Volunteers measured and weighed each pre-packaged meal for consistency.
Photo by Lori Baker.
Last Saturday nearly 1000 volunteers gathered at McLean’s Lutheran Church of the Redeemer to assemble more than 250,000 pre-packed meals. The volunteers knew that the project would help feed up to 800 Haitian children every day for about a year. But what they may not have known is how their effort last week will help change lives.
Once assembled, the bagged meals consisting of rice, soy, dried vegetables and vitamins, were packaged and loaded directly onto a shipping container in the church parking lot. Two days later, that container began its journey to Haiti.
What makes these pre-packed meals life changing is not just the sustenance it will give to those who often go without eating. While these meals will likely be the only meal that the Haitian children will eat each day, they will provide something even more important. The meals, which are distributed to students in Haiti through the organization, Mission of Hope, encourage families to send their children to school. This is important in a country whose families are so poor that they sometimes resort to sending children to landfills to find food, or to a street corner to beg, or even send them out as child prostitutes.
LONGTIME MCLEAN RESIDENT Bob Hahne and his wife heard about the Stop Hunger Now program, and committed to packaging a total of one million meals. Hahne, with the help of the church and McLean Rotary, put together a committee of community organizers. Now the committee includes representatives of the McLean, Dunn Loring, and Tysons Rotary Clubs, local high schools, and a wide range of religious groups, just to name a few. Local businesses, Chain Bridge Bank and Wheat’s Landscaping are big contributors. The group focuses on fundraising and volunteer recruitment. To date, the program has assembled more than 700,000 meals. After next year, the program will reach its goal of one million meals.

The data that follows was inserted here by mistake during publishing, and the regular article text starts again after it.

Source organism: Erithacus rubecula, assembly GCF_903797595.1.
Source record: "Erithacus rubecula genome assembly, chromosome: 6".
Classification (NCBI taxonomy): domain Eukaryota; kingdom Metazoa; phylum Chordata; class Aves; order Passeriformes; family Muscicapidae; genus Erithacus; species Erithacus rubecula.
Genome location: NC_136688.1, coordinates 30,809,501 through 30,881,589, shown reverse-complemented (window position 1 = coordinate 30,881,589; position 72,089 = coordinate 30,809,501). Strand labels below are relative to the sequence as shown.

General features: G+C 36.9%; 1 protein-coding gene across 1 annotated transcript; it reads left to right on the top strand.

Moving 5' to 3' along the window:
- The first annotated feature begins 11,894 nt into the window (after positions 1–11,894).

Dominic Alexander is the program manager for the national capitol office of Stop Hunger Now. He works closely with Hahne to run the McLean program. Stop Hunger Now provides the meal ingredients for the project for about .25 cents per meal. Alexander calls it his largest and favorite event of the year.
“The idea of hungry people transcends any religion, any group, any age. Folks coming together here to package meals, it just shows that we can come together to collaborate and cooperate,” said Dominic Alexander, “regardless of our own religious beliefs.”
At first glance, one might think that the Lutheran Church of the Redeemer was hosting a party. The large gymnasium was filled with hundreds of smiling faces of all ages. The pop music was loud, which the younger volunteers loved, and the older volunteers didn’t seem to mind. Every few minutes a thunderous gong would clang followed by an eruption of cheers. The gong marked another 1,000 meals assembled.
“It’s really meaningful to be making meals for people on the other side of the world who are starving,” said Langley High School senior Ellen Sensiba. “It’s really meaningful and really rewarding. I’m grateful that I live in a community where I have the opportunity to do things like this.”
SANDY KESSINGER is the new pastor at the Lutheran Church of the Redeemer, which lends its facilities to the event each year. She joined the church in January of this year. “This is my first experience with Stop Hunger Now,” she said. “It’s a phenomenal way for the faith community and the whole community in McLean to come together. It’s fantastic to see many of the young people giving of themselves today. It’s just awesome.”